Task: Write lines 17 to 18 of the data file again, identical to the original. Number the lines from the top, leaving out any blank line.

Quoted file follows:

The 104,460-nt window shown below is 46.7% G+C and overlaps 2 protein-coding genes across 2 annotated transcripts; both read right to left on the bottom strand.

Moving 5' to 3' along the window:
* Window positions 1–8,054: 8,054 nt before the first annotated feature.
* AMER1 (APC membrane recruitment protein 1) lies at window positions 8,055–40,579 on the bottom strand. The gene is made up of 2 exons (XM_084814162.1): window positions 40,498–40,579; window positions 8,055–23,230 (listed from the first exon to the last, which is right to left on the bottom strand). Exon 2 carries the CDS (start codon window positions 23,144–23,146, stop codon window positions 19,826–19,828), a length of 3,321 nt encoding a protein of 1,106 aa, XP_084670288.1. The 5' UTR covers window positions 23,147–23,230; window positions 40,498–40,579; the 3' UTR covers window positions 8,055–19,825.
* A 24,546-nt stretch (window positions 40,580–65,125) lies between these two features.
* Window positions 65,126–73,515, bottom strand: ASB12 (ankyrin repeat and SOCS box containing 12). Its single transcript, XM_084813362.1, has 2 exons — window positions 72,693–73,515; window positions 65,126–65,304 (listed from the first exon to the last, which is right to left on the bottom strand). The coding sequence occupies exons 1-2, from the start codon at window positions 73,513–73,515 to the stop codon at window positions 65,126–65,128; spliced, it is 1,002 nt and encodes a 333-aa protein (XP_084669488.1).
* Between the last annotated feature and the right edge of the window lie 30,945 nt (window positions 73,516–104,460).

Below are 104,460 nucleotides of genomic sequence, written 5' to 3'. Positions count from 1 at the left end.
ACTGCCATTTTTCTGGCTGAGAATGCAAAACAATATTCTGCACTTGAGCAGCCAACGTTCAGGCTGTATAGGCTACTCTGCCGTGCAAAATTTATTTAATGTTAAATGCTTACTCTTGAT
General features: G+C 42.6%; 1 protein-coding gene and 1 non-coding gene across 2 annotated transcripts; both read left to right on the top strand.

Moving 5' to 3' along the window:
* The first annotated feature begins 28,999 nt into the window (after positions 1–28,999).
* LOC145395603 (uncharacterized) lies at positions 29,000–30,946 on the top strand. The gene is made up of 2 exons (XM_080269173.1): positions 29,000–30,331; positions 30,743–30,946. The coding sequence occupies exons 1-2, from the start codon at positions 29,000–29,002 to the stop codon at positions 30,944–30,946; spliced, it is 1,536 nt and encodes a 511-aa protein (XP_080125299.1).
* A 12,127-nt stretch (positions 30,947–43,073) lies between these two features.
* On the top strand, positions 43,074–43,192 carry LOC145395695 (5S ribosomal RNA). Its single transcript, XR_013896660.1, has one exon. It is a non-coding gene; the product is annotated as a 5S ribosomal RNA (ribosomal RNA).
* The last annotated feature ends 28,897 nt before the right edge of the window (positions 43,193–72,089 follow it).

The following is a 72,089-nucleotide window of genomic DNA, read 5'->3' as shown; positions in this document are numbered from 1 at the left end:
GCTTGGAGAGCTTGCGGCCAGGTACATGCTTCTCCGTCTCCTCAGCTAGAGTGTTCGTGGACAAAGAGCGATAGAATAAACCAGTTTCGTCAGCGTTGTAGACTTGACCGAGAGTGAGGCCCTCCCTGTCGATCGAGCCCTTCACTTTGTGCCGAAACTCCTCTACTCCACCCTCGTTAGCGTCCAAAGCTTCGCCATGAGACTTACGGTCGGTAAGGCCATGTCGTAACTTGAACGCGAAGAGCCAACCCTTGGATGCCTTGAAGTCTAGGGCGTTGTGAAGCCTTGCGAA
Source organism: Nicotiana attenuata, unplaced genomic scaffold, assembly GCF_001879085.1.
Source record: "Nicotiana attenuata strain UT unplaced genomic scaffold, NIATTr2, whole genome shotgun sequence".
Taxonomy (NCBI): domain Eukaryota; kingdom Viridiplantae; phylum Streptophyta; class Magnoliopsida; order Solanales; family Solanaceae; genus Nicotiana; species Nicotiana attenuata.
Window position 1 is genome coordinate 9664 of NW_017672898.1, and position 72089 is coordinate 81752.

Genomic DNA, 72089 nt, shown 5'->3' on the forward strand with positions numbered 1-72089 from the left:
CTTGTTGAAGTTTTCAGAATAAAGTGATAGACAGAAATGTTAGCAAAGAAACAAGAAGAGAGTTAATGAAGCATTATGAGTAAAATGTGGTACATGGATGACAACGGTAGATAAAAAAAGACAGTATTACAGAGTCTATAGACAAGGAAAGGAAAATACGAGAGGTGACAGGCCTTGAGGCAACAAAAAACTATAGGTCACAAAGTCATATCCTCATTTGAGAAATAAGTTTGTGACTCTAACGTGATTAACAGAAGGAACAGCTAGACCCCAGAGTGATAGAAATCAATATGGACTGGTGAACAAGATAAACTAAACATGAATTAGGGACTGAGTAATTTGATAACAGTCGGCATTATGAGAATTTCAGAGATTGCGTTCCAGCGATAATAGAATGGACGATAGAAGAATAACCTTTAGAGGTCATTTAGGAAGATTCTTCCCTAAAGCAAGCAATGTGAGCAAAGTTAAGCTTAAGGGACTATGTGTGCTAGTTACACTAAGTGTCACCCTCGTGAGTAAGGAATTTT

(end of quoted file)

The following is a 72,089-nucleotide window of genomic DNA, read 5'->3' as shown; positions in this document are numbered from 1 at the left end:
GCTTGGAGAGCTTGCGGCCAGGTACATGCTTCTCCGTCTCCTCAGCTAGAGTGTTCGTGGACAAAGAGCGATAGAATAAACCAGTTTCGTCAGCGTTGTAGACTTGACCGAGAGTGAGGCCCTCCCTGTCGATCGAGCCCTTCACTTTGTGCCGAAACTCCTCTACTCCACCCTCGTTAGCGTCCAAAGCTTCGCCATGAGACTTACGGTCGGTAAGGCCATGTCGTAACTTGAACGCGAAGAGCCAACCCTTGGATGCCTTGAAGTCTAGGGCGTTGTGAAGCCTTGCGAA